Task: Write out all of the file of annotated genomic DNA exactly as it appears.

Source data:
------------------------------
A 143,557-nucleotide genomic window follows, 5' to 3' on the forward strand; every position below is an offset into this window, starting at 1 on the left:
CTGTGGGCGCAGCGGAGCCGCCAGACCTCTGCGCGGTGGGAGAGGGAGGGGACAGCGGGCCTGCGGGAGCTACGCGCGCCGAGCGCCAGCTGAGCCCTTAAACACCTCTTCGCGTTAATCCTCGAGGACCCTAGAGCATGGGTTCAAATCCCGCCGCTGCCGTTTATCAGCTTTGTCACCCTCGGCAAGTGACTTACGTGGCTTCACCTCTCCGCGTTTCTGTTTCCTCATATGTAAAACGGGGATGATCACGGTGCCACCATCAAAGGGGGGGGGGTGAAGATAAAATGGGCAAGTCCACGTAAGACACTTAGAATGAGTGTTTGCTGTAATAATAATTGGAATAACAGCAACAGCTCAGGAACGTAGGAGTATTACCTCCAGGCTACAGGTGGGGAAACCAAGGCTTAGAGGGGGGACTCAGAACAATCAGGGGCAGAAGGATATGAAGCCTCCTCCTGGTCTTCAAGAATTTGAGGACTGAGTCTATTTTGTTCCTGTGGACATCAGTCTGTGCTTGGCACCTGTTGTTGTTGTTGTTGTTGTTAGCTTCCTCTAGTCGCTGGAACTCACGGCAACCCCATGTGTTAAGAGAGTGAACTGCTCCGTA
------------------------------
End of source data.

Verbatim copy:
A 143,557-nucleotide genomic window follows, 5' to 3' on the forward strand; every position below is an offset into this window, starting at 1 on the left:
CTGTGGGCGCAGCGGAGCCGCCAGACCTCTGCGCGGTGGGAGAGGGAGGGGACAGCGGGCCTGCGGGAGCTACGCGCGCCGAGCGCCAGCTGAGCCCTTAAACACCTCTTCGCGTTAATCCTCGAGGACCCTAGAGCATGGGTTCAAATCCCGCCGCTGCCGTTTATCAGCTTTGTCACCCTCGGCAAGTGACTTACGTGGCTTCACCTCTCCGCGTTTCTGTTTCCTCATATGTAAAACGGGGATGATCACGGTGCCACCATCAAAGGGGGGGGGGTGAAGATAAAATGGGCAAGTCCACGTAAGACACTTAGAATGAGTGTTTGCTGTAATAATAATTGGAATAACAGCAACAGCTCAGGAACGTAGGAGTATTACCTCCAGGCTACAGGTGGGGAAACCAAGGCTTAGAGGGGGGACTCAGAACAATCAGGGGCAGAAGGATATGAAGCCTCCTCCTGGTCTTCAAGAATTTGAGGACTGAGTCTATTTTGTTCCTGTGGACATCAGTCTGTGCTTGGCACCTGTTGTTGTTGTTGTTGTTGTTAGCTTCCTCTAGTCGCTGGAACTCACGGCAACCCCATGTGTTAAGAGAGTGAACTGCTCCGTA